Sometimes called ‘ugly,’ the federal courthouse in SLC just won a design award

SALT LAKE CITY — Beauty is in the eye of the beholder.

The new U.S. District Courthouse in Salt Lake City, which has been called names ranging from “the swamp cooler” to “the Borg Cube,” has been honored by a jury of architects, contractors and design professionals for is aesthetic.

“The architecture of the United States Courthouse Annex similarly possesses continuity with its predecessor and departs from the past,” the award states. “Design Awards jurors cited the annex’s 10-story cubic shape as a classically inspired signifier of dignity and strength, for instance, yet they also observed how that volume contrasts the strong horizontality of the Moss courthouse.”

Federal Courthouse - Courtesy: The Downtown Alliance

An artist’s rendering of the federal courthouse in downtown Salt Lake City. (Image via Downtown Alliance)

The Moss Courthouse is the old federal courthouse, which was a converted post office with a classical style in design. It now houses the U.S. Bankruptcy Court. The new courthouse was built because of overcrowding in the old building.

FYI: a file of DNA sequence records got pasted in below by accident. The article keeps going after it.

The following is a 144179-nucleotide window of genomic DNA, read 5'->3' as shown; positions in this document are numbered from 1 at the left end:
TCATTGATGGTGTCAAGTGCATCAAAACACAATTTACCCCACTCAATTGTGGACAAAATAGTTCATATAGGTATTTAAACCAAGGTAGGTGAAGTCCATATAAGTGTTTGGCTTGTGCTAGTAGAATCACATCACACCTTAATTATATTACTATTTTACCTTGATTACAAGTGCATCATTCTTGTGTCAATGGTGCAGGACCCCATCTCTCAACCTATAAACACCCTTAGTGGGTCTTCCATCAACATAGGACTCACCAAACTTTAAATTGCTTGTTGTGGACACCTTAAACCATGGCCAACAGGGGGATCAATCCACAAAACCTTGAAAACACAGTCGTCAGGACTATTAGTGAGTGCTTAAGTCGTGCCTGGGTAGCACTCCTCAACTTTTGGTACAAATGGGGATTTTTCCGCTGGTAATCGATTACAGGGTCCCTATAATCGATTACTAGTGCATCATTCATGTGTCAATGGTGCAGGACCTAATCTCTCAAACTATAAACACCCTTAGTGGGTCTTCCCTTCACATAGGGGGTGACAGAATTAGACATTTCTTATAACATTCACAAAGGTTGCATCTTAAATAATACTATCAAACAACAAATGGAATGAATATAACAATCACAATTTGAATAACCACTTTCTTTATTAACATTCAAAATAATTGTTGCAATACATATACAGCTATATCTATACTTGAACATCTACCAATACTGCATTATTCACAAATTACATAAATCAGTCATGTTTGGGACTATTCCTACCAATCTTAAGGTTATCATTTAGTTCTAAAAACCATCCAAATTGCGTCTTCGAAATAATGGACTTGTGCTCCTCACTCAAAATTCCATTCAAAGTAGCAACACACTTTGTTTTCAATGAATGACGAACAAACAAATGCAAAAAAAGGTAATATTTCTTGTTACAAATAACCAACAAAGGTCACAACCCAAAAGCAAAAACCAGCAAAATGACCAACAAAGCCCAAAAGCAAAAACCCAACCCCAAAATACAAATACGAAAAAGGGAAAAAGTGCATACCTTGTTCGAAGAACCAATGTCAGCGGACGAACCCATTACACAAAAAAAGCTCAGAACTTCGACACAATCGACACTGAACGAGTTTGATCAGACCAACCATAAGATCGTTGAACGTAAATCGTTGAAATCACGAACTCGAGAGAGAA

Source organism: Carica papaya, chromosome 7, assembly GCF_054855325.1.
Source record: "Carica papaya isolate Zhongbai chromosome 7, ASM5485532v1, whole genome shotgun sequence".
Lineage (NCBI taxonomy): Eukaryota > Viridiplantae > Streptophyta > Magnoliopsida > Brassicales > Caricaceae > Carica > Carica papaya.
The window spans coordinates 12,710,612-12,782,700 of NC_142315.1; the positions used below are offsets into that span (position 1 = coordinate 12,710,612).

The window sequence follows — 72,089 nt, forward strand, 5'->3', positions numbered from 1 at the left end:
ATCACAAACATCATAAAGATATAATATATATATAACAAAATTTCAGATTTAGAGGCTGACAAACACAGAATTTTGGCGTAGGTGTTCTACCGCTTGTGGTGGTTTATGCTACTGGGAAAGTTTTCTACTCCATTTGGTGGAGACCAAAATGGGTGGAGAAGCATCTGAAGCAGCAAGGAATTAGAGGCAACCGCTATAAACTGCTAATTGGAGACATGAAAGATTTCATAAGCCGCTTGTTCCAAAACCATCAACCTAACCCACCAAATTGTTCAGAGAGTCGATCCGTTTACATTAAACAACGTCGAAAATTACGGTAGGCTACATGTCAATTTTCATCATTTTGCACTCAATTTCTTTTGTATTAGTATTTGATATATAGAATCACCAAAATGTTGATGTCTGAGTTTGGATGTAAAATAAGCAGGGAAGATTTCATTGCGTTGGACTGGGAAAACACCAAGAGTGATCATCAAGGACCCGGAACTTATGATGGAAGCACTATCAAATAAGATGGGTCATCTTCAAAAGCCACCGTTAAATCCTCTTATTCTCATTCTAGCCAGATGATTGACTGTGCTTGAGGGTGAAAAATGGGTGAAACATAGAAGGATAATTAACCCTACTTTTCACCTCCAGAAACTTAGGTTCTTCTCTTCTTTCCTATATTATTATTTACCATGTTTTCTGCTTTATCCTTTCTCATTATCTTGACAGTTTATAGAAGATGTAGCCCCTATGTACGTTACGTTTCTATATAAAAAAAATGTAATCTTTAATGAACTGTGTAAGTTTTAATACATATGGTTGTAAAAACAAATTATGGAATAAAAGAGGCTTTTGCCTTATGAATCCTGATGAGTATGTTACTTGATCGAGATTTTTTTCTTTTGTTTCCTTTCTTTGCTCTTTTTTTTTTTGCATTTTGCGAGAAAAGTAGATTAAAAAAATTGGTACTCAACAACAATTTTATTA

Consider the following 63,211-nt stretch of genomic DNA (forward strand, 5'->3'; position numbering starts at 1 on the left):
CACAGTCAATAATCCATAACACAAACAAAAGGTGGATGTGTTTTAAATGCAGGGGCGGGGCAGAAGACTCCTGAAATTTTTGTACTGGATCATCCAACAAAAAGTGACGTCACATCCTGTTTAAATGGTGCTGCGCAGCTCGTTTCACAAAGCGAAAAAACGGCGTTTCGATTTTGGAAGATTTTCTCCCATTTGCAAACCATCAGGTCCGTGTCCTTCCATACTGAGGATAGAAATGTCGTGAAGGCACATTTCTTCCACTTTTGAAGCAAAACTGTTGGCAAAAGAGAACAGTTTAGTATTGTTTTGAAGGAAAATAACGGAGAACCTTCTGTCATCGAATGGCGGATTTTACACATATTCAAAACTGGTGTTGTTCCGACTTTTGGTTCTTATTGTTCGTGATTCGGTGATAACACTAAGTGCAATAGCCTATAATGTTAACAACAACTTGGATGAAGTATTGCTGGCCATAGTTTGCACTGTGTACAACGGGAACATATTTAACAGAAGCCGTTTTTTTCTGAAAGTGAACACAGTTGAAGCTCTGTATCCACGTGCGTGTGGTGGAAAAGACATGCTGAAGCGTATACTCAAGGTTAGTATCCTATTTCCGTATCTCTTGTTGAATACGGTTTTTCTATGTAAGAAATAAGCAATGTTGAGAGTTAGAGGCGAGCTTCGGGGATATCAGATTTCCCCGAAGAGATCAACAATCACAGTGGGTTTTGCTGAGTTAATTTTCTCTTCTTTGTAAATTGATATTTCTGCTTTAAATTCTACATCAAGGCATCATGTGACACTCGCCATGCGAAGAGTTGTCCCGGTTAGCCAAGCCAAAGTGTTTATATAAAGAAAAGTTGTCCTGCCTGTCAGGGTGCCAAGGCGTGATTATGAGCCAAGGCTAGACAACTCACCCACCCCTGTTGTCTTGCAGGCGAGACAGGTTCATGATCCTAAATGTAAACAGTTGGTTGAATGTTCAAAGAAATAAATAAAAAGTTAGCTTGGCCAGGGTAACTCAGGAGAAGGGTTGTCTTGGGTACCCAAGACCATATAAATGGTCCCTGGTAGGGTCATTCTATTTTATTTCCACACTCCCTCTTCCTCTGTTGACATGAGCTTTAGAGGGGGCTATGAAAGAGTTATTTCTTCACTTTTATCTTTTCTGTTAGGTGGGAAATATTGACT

The inside of the U.S. District Courthouse features natural woods and a lot of light, something the jury took note of.

“Jurors lauded the project for realizing the daylight concept at all scales of execution, calling the United States Courthouse Annex a model for contemporary judicial architecture and a step forward for the federal government,” the entry states.

Not everyone has given the courthouse glowing praise. Arguably, it’s been one of the most controversial buildings to come on the Salt Lake City skyline in decades. Congressman Rob Bishop has called it one of the “ugliest” buildings in Utah and even some judges in the courthouse have privately grumbled to FOX 13 about the building’s ultra-modern design.

The courthouse was honored with 17 other buildings including the Coast Guard Headquarters, a new Social Security Administration Building and the Mariposa Land Port of Entry in Nogalez, Ariz.